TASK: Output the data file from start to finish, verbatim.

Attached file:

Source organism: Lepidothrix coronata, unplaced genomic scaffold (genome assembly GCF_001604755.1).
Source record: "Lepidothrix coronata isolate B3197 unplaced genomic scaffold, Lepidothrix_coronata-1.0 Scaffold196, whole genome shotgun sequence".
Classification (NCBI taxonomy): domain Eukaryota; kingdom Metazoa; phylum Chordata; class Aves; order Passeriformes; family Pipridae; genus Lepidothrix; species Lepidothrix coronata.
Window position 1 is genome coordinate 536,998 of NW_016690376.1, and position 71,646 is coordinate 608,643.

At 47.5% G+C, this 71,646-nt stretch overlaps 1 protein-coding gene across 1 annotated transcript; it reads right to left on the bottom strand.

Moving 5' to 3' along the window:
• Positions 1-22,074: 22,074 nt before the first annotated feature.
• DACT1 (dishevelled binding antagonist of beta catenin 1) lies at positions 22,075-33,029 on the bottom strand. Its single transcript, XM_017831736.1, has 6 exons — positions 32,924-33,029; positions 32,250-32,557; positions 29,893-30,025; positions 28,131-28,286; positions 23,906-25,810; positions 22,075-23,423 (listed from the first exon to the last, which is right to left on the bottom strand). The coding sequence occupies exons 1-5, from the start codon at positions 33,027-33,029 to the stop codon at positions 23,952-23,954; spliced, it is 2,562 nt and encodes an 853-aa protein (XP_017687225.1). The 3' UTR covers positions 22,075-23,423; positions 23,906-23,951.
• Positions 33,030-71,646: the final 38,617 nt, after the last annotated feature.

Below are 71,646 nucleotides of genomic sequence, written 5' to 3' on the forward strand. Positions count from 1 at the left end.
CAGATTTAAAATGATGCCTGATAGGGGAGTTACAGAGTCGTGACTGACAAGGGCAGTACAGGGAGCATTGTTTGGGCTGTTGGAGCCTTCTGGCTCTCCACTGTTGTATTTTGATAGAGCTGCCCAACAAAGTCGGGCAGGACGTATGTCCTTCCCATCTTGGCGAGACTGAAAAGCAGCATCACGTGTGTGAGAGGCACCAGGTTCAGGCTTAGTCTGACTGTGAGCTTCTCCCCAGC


Source organism: Lepidothrix coronata, unplaced genomic scaffold (genome assembly GCF_001604755.1).
Source record: "Lepidothrix coronata isolate B3197 unplaced genomic scaffold, Lepidothrix_coronata-1.0 Scaffold196, whole genome shotgun sequence".
Classification (NCBI taxonomy): domain Eukaryota; kingdom Metazoa; phylum Chordata; class Aves; order Passeriformes; family Pipridae; genus Lepidothrix; species Lepidothrix coronata.
Window position 1 is genome coordinate 536,998 of NW_016690376.1, and position 71,646 is coordinate 608,643.

At 47.5% G+C, this 71,646-nt stretch overlaps 1 protein-coding gene across 1 annotated transcript; it reads right to left on the bottom strand.

Moving 5' to 3' along the window:
• Positions 1-22,074: 22,074 nt before the first annotated feature.
• DACT1 (dishevelled binding antagonist of beta catenin 1) lies at positions 22,075-33,029 on the bottom strand. Its single transcript, XM_017831736.1, has 6 exons — positions 32,924-33,029; positions 32,250-32,557; positions 29,893-30,025; positions 28,131-28,286; positions 23,906-25,810; positions 22,075-23,423 (listed from the first exon to the last, which is right to left on the bottom strand). The coding sequence occupies exons 1-5, from the start codon at positions 33,027-33,029 to the stop codon at positions 23,952-23,954; spliced, it is 2,562 nt and encodes an 853-aa protein (XP_017687225.1). The 3' UTR covers positions 22,075-23,423; positions 23,906-23,951.
• Positions 33,030-71,646: the final 38,617 nt, after the last annotated feature.

Below are 71,646 nucleotides of genomic sequence, written 5' to 3' on the forward strand. Positions count from 1 at the left end.
CAGATTTAAAATGATGCCTGATAGGGGAGTTACAGAGTCGTGACTGACAAGGGCAGTACAGGGAGCATTGTTTGGGCTGTTGGAGCCTTCTGGCTCTCCACTGTTGTATTTTGATAGAGCTGCCCAACAAAGTCGGGCAGGACGTATGTCCTTCCCATCTTGGCGAGACTGAAAAGCAGCATCACGTGTGTGAGAGGCACCAGGTTCAGGCTTAGTCTGACTGTGAGCTTCTCCCCAGC